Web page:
White House reporters were furious after being booted from their hotel Tuesday when North Korean leader Kim Jong Un decided to check into the same hotel.
The Melia hotel tower at the heart of Hanoi, where the summit between Kim and United States President Donald Trump is slated to take place, was not only where U.S. press corps were staying; it was where they had spent weeks setting up a filing center with cameras lights, monitors and other equipment they’d brought from the U.S. A spokesperson for the Vietnamese government notified the reporters that they would be relocated shortly before Kim arrived at the hotel.
— MoFAVietNam Spokesperson (@PressDept_MoFA) February 26, 2019
Media live shots were suddenly banned from the Melia. One person inside the hotel told the Washington Post they watched a North Korean official yell at Vietnamese security and hotel staff to tell the U.S. reporters in the lobby to not take photos or even look in the direction of the North Koreans.
Forced to scramble for the authoritarian dictator at the last minute, White House reporters were fuming.
“In nearly 10 years covering the @WhiteHouse, having been on Presidential trips to more than 100 countries, I have never seen the White House Press Corps kicked out of our unilateral press/broadcast center by request of a foreign leader… Kim comes to Hanoi and we get evicted from space we had bought and paid for just because he is in the same hotel,” tweeted Fox News’ John Roberts. Another Fox News correspondent, Kristin Fisher, said she was unable to work from her hotel room after WiFi was blocked off because of Kim.
In nearly 10 years covering the @WhiteHouse, having been on Presidential trips to more than 100 countries, I have never seen the White House Press Corps kicked out of our unilateral press/broadcast center by request of a foreign leader.
— John Roberts (@johnrobertsFox) February 26, 2019
File this under things that only happen when you’re staying at the same hotel as Kim Jong Un…
WiFi isn’t working. The technician sent to my room to fix it says there’s nothing he can do (except maybe move me to a lower floor):
“It’s Kim Jong Un. They’re blocking it.”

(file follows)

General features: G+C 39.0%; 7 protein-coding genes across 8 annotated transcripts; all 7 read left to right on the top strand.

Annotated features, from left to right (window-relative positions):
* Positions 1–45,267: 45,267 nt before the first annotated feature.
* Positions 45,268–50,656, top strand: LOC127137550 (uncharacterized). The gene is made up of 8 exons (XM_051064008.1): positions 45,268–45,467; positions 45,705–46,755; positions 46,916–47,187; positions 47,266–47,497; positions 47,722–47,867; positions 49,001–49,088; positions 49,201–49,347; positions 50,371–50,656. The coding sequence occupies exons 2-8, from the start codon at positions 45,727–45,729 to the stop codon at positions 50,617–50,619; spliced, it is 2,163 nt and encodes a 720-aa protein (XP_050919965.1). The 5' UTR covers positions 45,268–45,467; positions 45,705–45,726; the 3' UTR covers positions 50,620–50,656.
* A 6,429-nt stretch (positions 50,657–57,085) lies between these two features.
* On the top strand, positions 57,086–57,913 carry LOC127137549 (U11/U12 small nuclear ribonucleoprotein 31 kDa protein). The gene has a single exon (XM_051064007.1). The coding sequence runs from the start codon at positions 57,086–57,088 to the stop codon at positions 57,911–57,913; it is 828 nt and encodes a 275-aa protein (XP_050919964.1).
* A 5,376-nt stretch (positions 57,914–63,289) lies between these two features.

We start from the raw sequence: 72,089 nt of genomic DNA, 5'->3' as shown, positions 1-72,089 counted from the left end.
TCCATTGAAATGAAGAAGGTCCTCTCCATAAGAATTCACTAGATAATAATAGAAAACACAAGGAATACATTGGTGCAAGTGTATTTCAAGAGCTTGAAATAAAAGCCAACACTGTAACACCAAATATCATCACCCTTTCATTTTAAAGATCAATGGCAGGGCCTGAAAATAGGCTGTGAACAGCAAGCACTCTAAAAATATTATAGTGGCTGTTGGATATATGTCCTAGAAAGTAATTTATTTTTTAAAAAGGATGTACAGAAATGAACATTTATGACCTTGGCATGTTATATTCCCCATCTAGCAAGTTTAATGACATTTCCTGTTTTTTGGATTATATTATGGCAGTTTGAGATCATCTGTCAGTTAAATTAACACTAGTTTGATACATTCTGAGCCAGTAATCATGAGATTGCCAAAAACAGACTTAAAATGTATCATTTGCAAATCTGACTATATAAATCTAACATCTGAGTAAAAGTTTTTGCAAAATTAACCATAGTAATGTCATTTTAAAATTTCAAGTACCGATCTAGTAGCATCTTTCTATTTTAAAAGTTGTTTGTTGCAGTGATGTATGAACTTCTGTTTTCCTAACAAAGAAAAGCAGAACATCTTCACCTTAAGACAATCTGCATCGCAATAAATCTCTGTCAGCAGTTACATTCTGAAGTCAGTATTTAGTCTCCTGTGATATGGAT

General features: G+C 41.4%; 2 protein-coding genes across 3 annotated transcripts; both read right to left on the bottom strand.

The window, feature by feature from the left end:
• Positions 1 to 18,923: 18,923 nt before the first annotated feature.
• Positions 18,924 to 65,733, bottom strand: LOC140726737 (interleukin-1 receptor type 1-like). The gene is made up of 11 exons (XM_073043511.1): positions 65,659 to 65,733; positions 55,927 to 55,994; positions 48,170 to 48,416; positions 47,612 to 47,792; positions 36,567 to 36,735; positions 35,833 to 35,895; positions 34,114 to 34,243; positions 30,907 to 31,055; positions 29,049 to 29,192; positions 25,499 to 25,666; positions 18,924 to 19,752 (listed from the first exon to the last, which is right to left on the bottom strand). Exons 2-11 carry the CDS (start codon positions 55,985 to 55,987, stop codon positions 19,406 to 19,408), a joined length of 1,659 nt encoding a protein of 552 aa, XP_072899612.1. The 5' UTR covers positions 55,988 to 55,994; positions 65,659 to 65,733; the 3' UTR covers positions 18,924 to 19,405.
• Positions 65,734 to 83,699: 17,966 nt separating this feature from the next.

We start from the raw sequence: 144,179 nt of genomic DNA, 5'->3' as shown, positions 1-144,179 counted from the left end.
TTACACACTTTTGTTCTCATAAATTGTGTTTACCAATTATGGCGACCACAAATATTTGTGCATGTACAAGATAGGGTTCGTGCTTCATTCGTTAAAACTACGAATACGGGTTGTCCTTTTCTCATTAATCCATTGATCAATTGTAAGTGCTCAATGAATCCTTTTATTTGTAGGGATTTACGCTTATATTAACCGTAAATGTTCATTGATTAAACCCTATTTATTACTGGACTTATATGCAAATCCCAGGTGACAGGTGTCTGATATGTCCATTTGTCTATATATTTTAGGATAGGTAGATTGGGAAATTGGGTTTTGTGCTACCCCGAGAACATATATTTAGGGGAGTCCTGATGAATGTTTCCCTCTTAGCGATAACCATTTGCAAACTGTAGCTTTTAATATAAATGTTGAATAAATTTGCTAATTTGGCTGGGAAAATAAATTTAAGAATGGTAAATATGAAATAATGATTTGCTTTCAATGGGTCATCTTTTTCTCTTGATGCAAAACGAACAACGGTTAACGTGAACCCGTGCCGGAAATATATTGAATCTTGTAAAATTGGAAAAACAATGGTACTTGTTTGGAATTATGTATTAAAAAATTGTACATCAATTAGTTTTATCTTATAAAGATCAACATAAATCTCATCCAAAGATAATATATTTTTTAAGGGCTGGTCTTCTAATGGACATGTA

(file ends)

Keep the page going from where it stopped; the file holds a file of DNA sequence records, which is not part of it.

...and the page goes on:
— Kristin Fisher (@KristinFisher) February 26, 2019
“They’ve rolled the red carpet from the front door to elevator awaiting KJU and cleared all guests out of the lobby. All window shades pulled down and those of us ushered into the restaurant ordered to take no photos,” tweeted CNN’s Margaret Talev.
Quite a scene at the #Hanoi Melia. They’ve rolled the red carpet from the front door to elevator awaiting KJU and cleared all guests out of the lobby. All window shades pulled down and those of us ushered into the restaurant ordered to take no photos.
— Margaret Talev (@margarettalev) February 26, 2019
The Washington Post‘s John Hudson said he’d already suspected it was a “long shot that they’d actually let us work so close to Kim.”
Last minute logistic switch: Kim Jong Un doesn’t want the American press filing center at the same hotel he’s staying at, so it’s being moved. It was always seemed like a long shot that they’d actually let us work so close to Kim https://t.co/r05vDaC12K
— John Hudson (@John_Hudson) February 26, 2019
One reporter even shared a journal entry he wrote from inside the Melia, just before he was ushered out of the hotel lobby. NBC’s Peter Alexander said he and two other members of the White House press corps were told to take the stairs to the hotel’s 7th floor less than an hour before Kim’s arrival, as the entire hotel proceeded to shut down and lock up.
“The elevator was not an option, we were told, because that would require our stepping on the red carpet that had been rolled out moments earlier,” wrote Alexander, telling of the “dramatic scene” of armed Vietnamese soldiers and North Korean officials pouring into the hotel’s lobby and preparing for his arrival. One North Korean official demanded that he delete the photos he took of the scene.
My reporter’s notebook from *inside* Kim Jong-un’s Hanoi hotel, where I’m staying, before I was ordered to clear out of the lobby… pic.twitter.com/Rw4aTLXJIZ
— Peter Alexander (@PeterAlexander) February 26, 2019
Alexander said when he had checked into the hotel Monday night, the receptionist had apologized that the large room that the White House had booked for him would be swapped with a smaller one “because of the visit of a head of state.”
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